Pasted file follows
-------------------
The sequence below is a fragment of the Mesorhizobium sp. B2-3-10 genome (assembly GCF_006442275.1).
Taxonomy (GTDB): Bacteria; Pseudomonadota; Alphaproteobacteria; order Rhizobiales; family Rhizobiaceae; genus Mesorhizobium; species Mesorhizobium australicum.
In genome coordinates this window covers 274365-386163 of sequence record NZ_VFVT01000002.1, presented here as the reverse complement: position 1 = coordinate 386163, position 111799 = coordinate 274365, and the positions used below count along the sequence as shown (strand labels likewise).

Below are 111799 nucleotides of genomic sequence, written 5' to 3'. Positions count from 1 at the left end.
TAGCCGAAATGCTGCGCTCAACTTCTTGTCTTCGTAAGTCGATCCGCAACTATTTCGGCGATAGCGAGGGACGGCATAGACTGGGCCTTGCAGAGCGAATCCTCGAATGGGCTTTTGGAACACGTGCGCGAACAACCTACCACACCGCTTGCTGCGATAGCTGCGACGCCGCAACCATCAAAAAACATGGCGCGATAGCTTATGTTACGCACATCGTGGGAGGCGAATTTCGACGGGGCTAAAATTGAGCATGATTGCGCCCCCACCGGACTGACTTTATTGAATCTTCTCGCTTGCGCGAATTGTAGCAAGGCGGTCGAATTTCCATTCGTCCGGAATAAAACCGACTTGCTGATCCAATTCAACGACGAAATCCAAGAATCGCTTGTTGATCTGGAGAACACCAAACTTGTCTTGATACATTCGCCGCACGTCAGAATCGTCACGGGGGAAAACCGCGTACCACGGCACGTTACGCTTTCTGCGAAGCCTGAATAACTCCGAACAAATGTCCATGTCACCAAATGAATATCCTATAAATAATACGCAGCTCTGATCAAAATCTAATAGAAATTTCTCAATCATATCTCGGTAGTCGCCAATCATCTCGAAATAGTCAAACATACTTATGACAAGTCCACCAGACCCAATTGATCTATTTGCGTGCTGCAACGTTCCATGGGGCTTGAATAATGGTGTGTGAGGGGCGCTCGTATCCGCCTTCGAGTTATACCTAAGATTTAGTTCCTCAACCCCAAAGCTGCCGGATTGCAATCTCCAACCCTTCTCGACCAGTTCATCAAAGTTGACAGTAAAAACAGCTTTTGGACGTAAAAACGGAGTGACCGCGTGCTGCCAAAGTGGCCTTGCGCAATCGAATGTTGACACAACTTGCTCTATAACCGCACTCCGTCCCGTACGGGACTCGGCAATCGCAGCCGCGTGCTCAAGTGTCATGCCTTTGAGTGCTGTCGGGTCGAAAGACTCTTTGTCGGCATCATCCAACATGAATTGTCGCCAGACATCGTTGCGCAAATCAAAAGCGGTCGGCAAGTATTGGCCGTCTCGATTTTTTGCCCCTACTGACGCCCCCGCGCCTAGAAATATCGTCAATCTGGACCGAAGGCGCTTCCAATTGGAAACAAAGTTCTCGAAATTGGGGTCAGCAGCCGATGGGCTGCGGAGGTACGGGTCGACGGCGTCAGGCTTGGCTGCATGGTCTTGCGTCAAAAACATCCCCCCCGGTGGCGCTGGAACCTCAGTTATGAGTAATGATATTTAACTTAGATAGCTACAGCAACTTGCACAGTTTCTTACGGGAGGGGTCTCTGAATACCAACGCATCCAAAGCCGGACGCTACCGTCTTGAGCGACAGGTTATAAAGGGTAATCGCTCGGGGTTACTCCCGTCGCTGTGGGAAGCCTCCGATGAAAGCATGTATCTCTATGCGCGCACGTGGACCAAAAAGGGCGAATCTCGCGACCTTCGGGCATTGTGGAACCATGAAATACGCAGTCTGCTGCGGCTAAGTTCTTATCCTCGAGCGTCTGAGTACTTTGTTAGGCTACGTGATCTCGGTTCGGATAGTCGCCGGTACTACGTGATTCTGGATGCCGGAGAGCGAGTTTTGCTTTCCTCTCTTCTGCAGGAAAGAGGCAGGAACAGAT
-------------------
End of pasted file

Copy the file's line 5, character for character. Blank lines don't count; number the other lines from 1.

TAGCCGAAATGCTGCGCTCAACTTCTTGTCTTCGTAAGTCGATCCGCAACTATTTCGGCGATAGCGAGGGACGGCATAGACTGGGCCTTGCAGAGCGAATCCTCGAATGGGCTTTTGGAACACGTGCGCGAACAACCTACCACACCGCTTGCTGCGATAGCTGCGACGCCGCAACCATCAAAAAACATGGCGCGATAGCTTATGTTACGCACATCGTGGGAGGCGAATTTCGACGGGGCTAAAATTGAGCATGATTGCGCCCCCACCGGACTGACTTTATTGAATCTTCTCGCTTGCGCGAATTGTAGCAAGGCGGTCGAATTTCCATTCGTCCGGAATAAAACCGACTTGCTGATCCAATTCAACGACGAAATCCAAGAATCGCTTGTTGATCTGGAGAACACCAAACTTGTCTTGATACATTCGCCGCACGTCAGAATCGTCACGGGGGAAAACCGCGTACCACGGCACGTTACGCTTTCTGCGAAGCCTGAATAACTCCGAACAAATGTCCATGTCACCAAATGAATATCCTATAAATAATACGCAGCTCTGATCAAAATCTAATAGAAATTTCTCAATCATATCTCGGTAGTCGCCAATCATCTCGAAATAGTCAAACATACTTATGACAAGTCCACCAGACCCAATTGATCTATTTGCGTGCTGCAACGTTCCATGGGGCTTGAATAATGGTGTGTGAGGGGCGCTCGTATCCGCCTTCGAGTTATACCTAAGATTTAGTTCCTCAACCCCAAAGCTGCCGGATTGCAATCTCCAACCCTTCTCGACCAGTTCATCAAAGTTGACAGTAAAAACAGCTTTTGGACGTAAAAACGGAGTGACCGCGTGCTGCCAAAGTGGCCTTGCGCAATCGAATGTTGACACAACTTGCTCTATAACCGCACTCCGTCCCGTACGGGACTCGGCAATCGCAGCCGCGTGCTCAAGTGTCATGCCTTTGAGTGCTGTCGGGTCGAAAGACTCTTTGTCGGCATCATCCAACATGAATTGTCGCCAGACATCGTTGCGCAAATCAAAAGCGGTCGGCAAGTATTGGCCGTCTCGATTTTTTGCCCCTACTGACGCCCCCGCGCCTAGAAATATCGTCAATCTGGACCGAAGGCGCTTCCAATTGGAAACAAAGTTCTCGAAATTGGGGTCAGCAGCCGATGGGCTGCGGAGGTACGGGTCGACGGCGTCAGGCTTGGCTGCATGGTCTTGCGTCAAAAACATCCCCCCCGGTGGCGCTGGAACCTCAGTTATGAGTAATGATATTTAACTTAGATAGCTACAGCAACTTGCACAGTTTCTTACGGGAGGGGTCTCTGAATACCAACGCATCCAAAGCCGGACGCTACCGTCTTGAGCGACAGGTTATAAAGGGTAATCGCTCGGGGTTACTCCCGTCGCTGTGGGAAGCCTCCGATGAAAGCATGTATCTCTATGCGCGCACGTGGACCAAAAAGGGCGAATCTCGCGACCTTCGGGCATTGTGGAACCATGAAATACGCAGTCTGCTGCGGCTAAGTTCTTATCCTCGAGCGTCTGAGTACTTTGTTAGGCTACGTGATCTCGGTTCGGATAGTCGCCGGTACTACGTGATTCTGGATGCCGGAGAGCGAGTTTTGCTTTCCTCTCTTCTGCAGGAAAGAGGCAGGAACAGAT